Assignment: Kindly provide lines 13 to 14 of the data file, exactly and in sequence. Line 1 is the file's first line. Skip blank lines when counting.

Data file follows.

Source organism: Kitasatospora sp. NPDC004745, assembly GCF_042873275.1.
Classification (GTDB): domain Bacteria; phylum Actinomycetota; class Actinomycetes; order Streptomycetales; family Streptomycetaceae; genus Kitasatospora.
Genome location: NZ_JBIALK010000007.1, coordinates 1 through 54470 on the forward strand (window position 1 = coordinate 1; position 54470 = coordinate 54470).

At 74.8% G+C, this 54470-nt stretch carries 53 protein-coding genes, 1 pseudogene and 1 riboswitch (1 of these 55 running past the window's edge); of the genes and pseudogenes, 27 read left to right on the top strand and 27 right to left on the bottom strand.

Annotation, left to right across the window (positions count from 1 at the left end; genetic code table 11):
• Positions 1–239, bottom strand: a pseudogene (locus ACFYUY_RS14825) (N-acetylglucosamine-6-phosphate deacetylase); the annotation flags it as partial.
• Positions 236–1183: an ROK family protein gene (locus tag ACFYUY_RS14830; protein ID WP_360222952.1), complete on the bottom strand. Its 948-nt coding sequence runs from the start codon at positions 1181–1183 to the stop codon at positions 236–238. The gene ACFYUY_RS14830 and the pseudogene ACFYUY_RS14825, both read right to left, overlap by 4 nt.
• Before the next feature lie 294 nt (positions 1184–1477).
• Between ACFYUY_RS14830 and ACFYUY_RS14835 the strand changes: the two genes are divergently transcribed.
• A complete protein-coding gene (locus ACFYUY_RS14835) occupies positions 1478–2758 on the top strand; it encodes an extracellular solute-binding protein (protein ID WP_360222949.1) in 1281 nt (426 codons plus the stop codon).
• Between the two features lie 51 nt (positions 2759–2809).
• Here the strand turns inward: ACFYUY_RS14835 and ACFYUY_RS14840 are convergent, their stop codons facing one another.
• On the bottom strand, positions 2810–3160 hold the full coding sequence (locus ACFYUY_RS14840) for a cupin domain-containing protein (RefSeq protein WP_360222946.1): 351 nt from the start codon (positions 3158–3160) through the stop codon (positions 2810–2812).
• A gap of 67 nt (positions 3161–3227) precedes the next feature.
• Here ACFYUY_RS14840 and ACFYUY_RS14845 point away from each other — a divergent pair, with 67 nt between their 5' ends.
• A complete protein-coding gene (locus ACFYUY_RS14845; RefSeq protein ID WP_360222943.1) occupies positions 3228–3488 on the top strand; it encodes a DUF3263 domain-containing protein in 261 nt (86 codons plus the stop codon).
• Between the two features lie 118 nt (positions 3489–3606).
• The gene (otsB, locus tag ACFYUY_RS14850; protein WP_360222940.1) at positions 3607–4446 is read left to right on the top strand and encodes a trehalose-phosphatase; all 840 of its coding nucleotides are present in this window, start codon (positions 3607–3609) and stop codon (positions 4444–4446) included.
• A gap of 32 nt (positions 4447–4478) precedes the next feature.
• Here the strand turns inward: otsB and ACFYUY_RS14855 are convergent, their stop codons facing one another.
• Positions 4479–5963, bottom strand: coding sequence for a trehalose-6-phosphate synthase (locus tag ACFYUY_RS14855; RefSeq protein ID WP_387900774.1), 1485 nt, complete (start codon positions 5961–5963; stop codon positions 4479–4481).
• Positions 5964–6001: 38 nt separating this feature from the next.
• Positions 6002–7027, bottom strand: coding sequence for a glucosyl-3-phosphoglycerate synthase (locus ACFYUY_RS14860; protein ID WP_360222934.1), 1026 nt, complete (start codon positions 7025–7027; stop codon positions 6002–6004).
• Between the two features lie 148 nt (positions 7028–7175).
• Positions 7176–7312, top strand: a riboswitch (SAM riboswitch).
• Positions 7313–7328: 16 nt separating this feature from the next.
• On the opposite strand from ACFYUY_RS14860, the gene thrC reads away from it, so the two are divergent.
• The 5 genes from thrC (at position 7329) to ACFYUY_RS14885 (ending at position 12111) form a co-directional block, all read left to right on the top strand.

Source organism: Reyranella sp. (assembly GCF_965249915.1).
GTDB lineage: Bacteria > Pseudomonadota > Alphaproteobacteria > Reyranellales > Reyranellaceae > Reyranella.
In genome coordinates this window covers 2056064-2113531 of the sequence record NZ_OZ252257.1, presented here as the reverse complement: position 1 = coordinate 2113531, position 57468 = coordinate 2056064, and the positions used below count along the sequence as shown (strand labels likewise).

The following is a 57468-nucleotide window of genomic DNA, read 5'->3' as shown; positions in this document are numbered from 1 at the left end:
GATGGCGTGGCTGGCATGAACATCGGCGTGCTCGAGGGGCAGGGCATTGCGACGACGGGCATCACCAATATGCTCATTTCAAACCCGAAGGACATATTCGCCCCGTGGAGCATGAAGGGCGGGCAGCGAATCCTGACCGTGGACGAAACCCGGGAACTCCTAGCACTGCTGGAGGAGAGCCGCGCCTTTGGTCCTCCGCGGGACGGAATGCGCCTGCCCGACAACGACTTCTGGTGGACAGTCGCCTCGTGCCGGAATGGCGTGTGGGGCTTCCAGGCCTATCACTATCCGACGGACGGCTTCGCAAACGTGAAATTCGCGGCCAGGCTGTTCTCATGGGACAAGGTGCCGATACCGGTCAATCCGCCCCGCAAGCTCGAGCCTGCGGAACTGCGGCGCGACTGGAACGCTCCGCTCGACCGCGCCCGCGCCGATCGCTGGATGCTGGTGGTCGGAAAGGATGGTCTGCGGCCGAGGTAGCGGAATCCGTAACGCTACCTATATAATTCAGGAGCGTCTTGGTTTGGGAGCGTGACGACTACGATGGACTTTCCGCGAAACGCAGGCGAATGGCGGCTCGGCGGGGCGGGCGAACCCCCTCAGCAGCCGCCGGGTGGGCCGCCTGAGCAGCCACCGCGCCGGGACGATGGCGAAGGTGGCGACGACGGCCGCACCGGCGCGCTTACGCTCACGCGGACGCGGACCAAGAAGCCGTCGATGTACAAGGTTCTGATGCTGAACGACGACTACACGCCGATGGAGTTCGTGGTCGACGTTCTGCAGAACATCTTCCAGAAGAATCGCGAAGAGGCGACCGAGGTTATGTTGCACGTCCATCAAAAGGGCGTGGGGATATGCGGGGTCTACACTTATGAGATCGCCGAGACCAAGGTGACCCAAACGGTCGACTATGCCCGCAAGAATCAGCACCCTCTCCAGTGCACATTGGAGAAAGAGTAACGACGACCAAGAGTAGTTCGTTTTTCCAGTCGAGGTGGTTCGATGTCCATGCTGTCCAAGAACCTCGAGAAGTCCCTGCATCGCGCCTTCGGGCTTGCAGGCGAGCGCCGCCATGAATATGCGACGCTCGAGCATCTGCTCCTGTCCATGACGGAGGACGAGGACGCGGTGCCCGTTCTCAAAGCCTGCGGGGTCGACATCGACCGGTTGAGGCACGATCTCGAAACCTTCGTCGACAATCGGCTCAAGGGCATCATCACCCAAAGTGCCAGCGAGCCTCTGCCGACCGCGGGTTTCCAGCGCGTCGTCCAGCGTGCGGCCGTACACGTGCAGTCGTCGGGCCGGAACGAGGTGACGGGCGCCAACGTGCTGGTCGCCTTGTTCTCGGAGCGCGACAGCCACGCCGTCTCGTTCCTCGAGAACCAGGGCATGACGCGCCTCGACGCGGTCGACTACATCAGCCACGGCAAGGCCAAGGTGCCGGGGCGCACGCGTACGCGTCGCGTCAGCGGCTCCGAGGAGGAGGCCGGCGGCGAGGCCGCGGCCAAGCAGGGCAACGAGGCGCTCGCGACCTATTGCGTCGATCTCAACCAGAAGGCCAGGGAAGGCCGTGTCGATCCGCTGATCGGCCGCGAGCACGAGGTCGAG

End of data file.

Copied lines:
• On the bottom strand, positions 2810–3160 hold the full coding sequence (locus ACFYUY_RS14840) for a cupin domain-containing protein (RefSeq protein WP_360222946.1): 351 nt from the start codon (positions 3158–3160) through the stop codon (positions 2810–2812).
• A gap of 67 nt (positions 3161–3227) precedes the next feature.